4. One of you has asked about difficult moments in my own life and what I learned from them. A very personal question! During the Second World War, at that time, you were not in this world, you were not yet the young citizens of this beautiful land of Malta. But the Second World War is a historical event, and some of us, myself also, have the experience of when my country was occupied, oppressed. It was not easy to work day after day in difficult circumstances. It was not easy to study at the university. It was not easy to see suffering and injustice on such a worldwide scale, and at the same time to continue to live the virtue of hope, trusting God and trusting other people. It was not easy to make room for the voice of the Lord calling me to a total self-giving in the priesthood and to study in secret under all kinds of limitations in preparation for that consecration. But no true vocation is easy!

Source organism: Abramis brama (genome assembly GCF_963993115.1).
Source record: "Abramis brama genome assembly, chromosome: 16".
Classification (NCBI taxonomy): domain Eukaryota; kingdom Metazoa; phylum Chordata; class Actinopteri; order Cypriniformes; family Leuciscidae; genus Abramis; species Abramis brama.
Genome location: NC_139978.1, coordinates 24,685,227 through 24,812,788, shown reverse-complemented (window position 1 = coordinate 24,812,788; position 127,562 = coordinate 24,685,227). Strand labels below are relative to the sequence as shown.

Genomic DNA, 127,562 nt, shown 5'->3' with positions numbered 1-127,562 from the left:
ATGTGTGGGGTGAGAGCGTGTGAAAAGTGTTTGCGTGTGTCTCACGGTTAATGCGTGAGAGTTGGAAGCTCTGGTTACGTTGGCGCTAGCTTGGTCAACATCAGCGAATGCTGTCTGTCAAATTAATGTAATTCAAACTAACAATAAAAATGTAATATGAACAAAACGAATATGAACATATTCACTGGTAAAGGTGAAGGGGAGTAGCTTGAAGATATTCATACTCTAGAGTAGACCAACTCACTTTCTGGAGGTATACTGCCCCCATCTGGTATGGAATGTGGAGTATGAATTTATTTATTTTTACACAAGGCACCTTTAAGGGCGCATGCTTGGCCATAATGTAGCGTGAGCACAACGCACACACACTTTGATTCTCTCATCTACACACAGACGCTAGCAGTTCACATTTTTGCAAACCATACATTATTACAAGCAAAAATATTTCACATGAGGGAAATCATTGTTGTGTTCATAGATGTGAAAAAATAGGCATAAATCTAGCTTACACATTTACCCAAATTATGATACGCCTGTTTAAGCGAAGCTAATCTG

What I learned in those and other "hard" moments was to judge all things in the light of Christ: the way, the truth and the life of every individual and of all peoples (Cfr. Io. 14, 6). The great Saint Paul warns us that there is only one proper foundation on which to build– Jesus Christ– and each one of us must take care how we build on that foundation (Cfr. 1 Cor. 3, 10-11). Christ is the "bridegroom" (Cfr. Io. 3, 29), the "friend" (Cfr. ibid. 15, 14), the "companion" on the road of life, the one who fills our hearts with the same joy as he gave the disciples on the road to Emmaus! (Cfr. Luc. 24, 13-35). He is our "bread" (Cfr. Io. 6, 35), our "peace" (Cfr. Eph. 2, 14), the one who takes our burdens on himself and refreshes us in our fatigue (Cfr. Matth. 11, 28-30). And let us not forget, from the height of his Cross he gave us his own Mother to be our Mother (Cfr. Io. 19, 27), to comfort us and guide us in every trial and challenge. No, young people of Malta, you are never alone when you strive to do God’s will and obey his commandments (Cfr. ibid. 14, 21). When you experience doubts of difficulties, never be afraid to approach the Lord as he makes himself present to you in prayer and in the Sacraments of Penance and the Eucharist. There you will not only find his loving forgiveness but you will also receive the strength you need to persevere in joyfully doing his will.